An overdose is the accidental or intentional use of a drug or medicine in an amount that is higher than normally used or prescribed.
All drugs have the potential to be misused, whether legally prescribed by a doctor, purchased over the counter at the local drug store, or bought illegally on the street. Taken in combination with other drugs or with alcohol, even drugs normally considered safe do cause death or serious long-term consequences. Children are particularly at risk for accidental overdose, accounting for more than one million poisonings each year from drugs, alcohol, and other chemicals and toxic substances. People who suffer from depression and who have suicidal thoughts are also at high risk for drug overdose.
Causes and symptoms
Accidental drug overdose may be the result of the misuse of prescription medicines or commonly used medications such as pain relievers and cold remedies. Symptoms differ depending on the drug taken. Some of the drugs commonly involved in overdoses are listed below along with symptoms and outcomes.
Acetaminophen is the generic name for the commonly used pain reliever Tylenol. An overdose of this drug can cause liver damage with symptoms that include loss of appetite, tiredness, nausea and vomiting, paleness, and sweating. The next stage of symptoms indicates liver failure and includes abdominal pain and tenderness, swelling of the liver, and abnormal blood tests for liver enzymes. In the last stage of this poisoning, liver failure advances and patients become jaundiced, with yellowing of the skin and whites of the eyes. They may also experience kidney failure, bleeding disorders, and encephalopathy (swelling of the brain).
Salicylates are found in aspirin and some creams or ointments used for muscle and joint pain such as Ben-Gay and for psoriasis, a skin condition. Initial symptoms are gastrointestinal irritation, fever, and vomiting, possibly with blood in the vomit. An overdose of salicylates will cause metabolic acidosis and respiratory alkalosis, conditions in which the body's pH (acid/base balance) malfunctions. Symptoms include rapid heart beat and fast breathing. Nervous system symptoms include confusion, hallucinations, tiredness, and ringing in the ears. An increased tendency to bleed is also common. Serious complications include acute renal failure, coma, and heart failure. Acute salicylate poisoning can lead to death.
Anticholinergic drugs that block the action of acetylcholine, a neurotransmitter include atropine, scopolamine, belladonna, antihistamines, and antipsychotic agents. They cause the skin and moist tissues such as in the mouth and nose to become dry and flushed. Dilated pupils, an inability to urinate, and mental disturbances are also symptoms. Severe toxicity can lead to seizures, abnormal heart rhythms, extremely high blood pressure, and coma.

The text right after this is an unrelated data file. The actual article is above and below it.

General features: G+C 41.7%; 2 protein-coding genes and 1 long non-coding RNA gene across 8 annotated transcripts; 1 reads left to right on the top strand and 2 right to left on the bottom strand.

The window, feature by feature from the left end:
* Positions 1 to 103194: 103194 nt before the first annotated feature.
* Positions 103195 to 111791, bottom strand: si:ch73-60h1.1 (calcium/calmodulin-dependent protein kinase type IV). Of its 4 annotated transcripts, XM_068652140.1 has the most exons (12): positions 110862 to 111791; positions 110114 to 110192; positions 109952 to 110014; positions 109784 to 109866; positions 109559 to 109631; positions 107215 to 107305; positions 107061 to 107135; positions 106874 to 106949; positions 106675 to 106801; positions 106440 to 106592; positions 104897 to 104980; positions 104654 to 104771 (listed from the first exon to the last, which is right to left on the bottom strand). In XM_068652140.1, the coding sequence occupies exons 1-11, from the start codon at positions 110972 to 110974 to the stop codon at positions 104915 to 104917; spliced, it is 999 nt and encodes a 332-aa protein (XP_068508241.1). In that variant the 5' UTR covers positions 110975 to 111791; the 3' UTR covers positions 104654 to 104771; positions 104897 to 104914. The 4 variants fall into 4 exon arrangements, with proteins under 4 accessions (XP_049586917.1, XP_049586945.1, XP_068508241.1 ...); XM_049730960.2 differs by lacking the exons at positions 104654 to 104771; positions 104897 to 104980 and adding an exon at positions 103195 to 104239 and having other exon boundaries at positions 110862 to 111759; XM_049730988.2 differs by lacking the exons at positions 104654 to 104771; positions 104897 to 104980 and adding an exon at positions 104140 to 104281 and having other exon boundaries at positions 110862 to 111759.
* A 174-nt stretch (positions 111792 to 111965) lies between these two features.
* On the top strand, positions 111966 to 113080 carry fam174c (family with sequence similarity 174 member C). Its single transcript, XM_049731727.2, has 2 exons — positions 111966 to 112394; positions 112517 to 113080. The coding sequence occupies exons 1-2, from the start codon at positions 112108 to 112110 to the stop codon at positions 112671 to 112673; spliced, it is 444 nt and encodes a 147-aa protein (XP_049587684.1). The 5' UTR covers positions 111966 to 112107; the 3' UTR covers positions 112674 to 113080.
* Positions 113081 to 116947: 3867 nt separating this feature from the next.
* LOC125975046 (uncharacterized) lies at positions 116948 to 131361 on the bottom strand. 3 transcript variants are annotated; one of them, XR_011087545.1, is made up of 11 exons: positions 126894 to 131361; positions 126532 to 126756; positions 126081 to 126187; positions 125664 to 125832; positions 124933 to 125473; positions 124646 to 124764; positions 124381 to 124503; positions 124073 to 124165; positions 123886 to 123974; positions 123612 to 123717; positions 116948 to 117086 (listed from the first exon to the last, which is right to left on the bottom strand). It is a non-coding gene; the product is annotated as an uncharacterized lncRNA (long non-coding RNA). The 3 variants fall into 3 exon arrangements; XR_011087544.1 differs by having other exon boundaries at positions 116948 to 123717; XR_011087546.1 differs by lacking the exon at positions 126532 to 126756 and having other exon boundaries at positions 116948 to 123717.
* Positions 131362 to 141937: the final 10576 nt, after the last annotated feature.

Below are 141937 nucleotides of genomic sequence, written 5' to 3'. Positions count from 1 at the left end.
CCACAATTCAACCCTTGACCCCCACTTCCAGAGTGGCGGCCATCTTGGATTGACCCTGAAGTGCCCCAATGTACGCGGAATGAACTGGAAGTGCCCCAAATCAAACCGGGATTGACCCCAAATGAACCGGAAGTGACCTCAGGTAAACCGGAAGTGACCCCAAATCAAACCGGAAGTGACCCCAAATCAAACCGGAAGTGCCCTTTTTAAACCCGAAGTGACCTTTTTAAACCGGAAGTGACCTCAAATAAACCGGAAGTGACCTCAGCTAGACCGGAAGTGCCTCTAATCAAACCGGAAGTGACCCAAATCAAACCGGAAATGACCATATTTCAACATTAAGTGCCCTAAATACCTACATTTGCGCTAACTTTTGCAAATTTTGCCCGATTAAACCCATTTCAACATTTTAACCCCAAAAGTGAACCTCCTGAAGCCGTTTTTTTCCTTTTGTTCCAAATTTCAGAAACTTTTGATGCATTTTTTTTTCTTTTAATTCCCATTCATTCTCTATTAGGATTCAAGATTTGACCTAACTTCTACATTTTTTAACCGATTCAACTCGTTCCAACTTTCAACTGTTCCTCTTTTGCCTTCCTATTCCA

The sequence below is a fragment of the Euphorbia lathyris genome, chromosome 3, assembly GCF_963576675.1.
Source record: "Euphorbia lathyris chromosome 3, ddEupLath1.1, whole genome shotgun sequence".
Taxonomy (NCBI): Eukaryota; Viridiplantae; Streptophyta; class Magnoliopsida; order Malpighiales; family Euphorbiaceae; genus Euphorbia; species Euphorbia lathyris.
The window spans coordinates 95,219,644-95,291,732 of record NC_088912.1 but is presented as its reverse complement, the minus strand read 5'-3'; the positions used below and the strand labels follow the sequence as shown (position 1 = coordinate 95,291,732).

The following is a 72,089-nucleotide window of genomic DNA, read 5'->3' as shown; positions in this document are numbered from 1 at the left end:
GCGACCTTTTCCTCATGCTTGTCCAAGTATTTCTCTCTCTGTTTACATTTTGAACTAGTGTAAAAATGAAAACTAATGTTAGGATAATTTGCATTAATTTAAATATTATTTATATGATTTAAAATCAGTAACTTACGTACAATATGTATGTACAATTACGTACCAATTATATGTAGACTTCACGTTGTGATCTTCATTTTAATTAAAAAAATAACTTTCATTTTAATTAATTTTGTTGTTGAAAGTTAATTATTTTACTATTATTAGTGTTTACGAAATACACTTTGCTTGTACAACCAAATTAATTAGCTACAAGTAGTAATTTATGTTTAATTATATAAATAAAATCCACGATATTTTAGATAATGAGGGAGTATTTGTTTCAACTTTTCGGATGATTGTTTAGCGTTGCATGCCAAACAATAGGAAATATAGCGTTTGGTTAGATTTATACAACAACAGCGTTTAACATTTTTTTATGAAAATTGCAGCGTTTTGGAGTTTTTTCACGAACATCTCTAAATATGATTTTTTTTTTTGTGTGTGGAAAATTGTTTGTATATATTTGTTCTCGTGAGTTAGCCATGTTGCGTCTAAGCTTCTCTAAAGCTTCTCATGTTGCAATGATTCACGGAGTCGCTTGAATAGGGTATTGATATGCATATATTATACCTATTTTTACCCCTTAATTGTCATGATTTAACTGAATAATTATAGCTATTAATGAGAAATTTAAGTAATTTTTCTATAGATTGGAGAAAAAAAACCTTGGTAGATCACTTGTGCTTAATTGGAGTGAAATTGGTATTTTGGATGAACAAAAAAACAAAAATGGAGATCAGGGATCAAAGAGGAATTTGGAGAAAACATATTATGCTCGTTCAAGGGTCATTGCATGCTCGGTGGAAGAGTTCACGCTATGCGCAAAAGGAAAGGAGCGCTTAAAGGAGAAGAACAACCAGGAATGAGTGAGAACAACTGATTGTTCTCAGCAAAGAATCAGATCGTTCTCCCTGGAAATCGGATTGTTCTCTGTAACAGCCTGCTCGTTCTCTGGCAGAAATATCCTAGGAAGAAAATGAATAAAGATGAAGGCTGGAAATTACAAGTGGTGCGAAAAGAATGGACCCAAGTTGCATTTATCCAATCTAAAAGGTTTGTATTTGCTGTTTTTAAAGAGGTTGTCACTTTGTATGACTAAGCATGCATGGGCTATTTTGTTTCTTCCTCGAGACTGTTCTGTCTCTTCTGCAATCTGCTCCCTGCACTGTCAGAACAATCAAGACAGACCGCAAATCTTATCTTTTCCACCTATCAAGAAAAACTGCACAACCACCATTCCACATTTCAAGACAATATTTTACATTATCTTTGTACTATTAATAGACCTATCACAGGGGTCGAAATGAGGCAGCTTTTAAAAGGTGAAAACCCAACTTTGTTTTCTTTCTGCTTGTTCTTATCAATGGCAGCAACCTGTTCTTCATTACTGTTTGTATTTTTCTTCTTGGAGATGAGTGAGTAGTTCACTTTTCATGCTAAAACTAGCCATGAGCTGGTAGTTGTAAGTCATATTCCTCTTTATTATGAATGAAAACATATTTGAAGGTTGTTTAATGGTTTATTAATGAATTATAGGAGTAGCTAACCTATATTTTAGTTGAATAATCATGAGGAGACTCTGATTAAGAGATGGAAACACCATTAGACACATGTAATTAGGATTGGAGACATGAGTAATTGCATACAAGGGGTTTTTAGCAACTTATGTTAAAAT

Cholinergic drugs that stimulate the parasympathetic nervous system, such as carbamate and pilocarpine, cause nausea, diarrhea, increased secretion of body fluids such as sweat, tears, saliva, and urine, fatigue, and muscle weakness. Convulsions are possible. Death can occur due to respiratory failure and heart failure.
Antidepressant drugs such as amitriptyline, desipramine, and nortriptyline can cause irregular heart rate, vomiting, low blood pressure (hypotension), confusion, and seizures. An overdose of antidepressants also causes symptoms similar to those seen with anticholinergic drug overdoses.
Depressant drugs such as tranquilizers, antianxiety drugs, and sleeping pills cause sleepiness, slowed or slurred speech, difficulty walking or standing, blurred vision, impaired ability to think, disorientation, and mood changes. Overdose symptoms can include slowed breathing, very low blood pressure, stupor, coma, shock, and death.
Heroin, morphine, and codeine are narcotic or opiate drugs. Clonidine and diphenoxylate (Lomotil) are also in this category. Overdose with opiate drugs causes sedation (sleepiness), low blood pressure, slowed heart rate, and slowed breathing. Pinpoint pupils, where the black centers of the eyes become smaller than normal, are common in opiate overdose. However, if other drugs are taken at the same time as the opiates, they may counteract this effect on the pupils. A serious risk is that the patient will stop breathing (respiratory arrest).
Digoxin, a drug used to regulate the heart, can cause irregular heartbeats, nausea, confusion, loss of appetite, and blurred vision.
Lori Beck, The Gale Group Inc., Gale, Detroit,